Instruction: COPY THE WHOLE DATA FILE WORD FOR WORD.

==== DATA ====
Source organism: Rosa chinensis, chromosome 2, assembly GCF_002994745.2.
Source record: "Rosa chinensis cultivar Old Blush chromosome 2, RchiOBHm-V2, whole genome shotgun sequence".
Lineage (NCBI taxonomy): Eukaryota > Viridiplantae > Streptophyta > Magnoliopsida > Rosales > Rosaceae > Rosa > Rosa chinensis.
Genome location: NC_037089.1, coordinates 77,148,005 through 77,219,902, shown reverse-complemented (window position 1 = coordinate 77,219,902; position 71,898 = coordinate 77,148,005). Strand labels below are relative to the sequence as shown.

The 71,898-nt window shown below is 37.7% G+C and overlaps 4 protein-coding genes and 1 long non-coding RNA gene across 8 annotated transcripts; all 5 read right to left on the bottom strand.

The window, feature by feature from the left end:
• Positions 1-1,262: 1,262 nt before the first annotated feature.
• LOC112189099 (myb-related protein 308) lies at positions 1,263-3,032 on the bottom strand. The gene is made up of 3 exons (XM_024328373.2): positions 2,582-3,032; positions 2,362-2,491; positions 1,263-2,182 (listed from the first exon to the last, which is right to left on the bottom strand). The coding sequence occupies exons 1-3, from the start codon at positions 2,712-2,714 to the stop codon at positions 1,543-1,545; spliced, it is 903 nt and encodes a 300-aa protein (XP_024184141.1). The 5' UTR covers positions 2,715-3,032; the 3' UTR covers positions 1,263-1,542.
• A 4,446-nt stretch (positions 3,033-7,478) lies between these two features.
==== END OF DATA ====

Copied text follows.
Source organism: Rosa chinensis, chromosome 2, assembly GCF_002994745.2.
Source record: "Rosa chinensis cultivar Old Blush chromosome 2, RchiOBHm-V2, whole genome shotgun sequence".
Lineage (NCBI taxonomy): Eukaryota > Viridiplantae > Streptophyta > Magnoliopsida > Rosales > Rosaceae > Rosa > Rosa chinensis.
Genome location: NC_037089.1, coordinates 77,148,005 through 77,219,902, shown reverse-complemented (window position 1 = coordinate 77,219,902; position 71,898 = coordinate 77,148,005). Strand labels below are relative to the sequence as shown.

The 71,898-nt window shown below is 37.7% G+C and overlaps 4 protein-coding genes and 1 long non-coding RNA gene across 8 annotated transcripts; all 5 read right to left on the bottom strand.

The window, feature by feature from the left end:
• Positions 1-1,262: 1,262 nt before the first annotated feature.
• LOC112189099 (myb-related protein 308) lies at positions 1,263-3,032 on the bottom strand. The gene is made up of 3 exons (XM_024328373.2): positions 2,582-3,032; positions 2,362-2,491; positions 1,263-2,182 (listed from the first exon to the last, which is right to left on the bottom strand). The coding sequence occupies exons 1-3, from the start codon at positions 2,712-2,714 to the stop codon at positions 1,543-1,545; spliced, it is 903 nt and encodes a 300-aa protein (XP_024184141.1). The 5' UTR covers positions 2,715-3,032; the 3' UTR covers positions 1,263-1,542.
• A 4,446-nt stretch (positions 3,033-7,478) lies between these two features.